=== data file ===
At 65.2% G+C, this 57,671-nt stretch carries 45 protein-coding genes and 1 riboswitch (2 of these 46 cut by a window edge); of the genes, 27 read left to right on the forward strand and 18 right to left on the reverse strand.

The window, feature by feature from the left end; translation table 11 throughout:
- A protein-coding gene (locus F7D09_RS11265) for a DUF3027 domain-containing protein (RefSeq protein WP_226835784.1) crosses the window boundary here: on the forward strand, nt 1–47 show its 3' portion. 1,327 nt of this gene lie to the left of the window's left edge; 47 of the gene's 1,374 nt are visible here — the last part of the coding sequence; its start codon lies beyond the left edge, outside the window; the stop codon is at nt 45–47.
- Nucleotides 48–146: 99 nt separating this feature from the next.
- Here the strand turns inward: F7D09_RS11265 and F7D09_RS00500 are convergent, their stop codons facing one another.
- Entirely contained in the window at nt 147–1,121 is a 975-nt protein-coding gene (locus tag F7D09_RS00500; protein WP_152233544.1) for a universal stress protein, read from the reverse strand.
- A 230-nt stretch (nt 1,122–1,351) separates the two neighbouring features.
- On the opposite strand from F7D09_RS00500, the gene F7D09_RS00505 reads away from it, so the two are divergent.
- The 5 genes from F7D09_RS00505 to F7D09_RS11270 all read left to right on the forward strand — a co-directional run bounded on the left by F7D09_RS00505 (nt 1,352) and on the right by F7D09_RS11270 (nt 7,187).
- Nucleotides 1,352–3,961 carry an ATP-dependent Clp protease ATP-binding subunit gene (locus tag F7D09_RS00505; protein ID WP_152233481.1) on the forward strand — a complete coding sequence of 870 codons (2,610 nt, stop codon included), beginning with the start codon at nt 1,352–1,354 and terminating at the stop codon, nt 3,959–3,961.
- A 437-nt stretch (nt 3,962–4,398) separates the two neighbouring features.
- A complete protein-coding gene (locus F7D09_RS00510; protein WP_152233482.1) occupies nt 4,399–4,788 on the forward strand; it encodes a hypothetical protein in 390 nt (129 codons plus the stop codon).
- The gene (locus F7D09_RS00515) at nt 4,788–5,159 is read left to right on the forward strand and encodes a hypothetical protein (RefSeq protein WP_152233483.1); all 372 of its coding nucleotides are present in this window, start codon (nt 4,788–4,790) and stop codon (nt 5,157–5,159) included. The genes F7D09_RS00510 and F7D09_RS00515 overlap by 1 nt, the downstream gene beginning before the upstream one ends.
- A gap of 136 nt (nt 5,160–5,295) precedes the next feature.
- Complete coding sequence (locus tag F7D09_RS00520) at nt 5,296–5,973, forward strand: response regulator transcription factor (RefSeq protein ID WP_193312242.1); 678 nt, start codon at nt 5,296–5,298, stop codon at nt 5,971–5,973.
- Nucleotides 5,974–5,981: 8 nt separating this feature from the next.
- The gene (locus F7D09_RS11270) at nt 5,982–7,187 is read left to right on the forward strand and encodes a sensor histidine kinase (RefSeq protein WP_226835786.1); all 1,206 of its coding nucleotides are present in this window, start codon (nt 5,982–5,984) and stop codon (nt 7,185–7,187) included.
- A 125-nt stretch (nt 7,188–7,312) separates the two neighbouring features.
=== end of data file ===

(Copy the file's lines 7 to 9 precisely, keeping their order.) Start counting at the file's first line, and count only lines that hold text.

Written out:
- A 230-nt stretch (nt 1,122–1,351) separates the two neighbouring features.
- On the opposite strand from F7D09_RS00500, the gene F7D09_RS00505 reads away from it, so the two are divergent.
- The 5 genes from F7D09_RS00505 to F7D09_RS11270 all read left to right on the forward strand — a co-directional run bounded on the left by F7D09_RS00505 (nt 1,352) and on the right by F7D09_RS11270 (nt 7,187).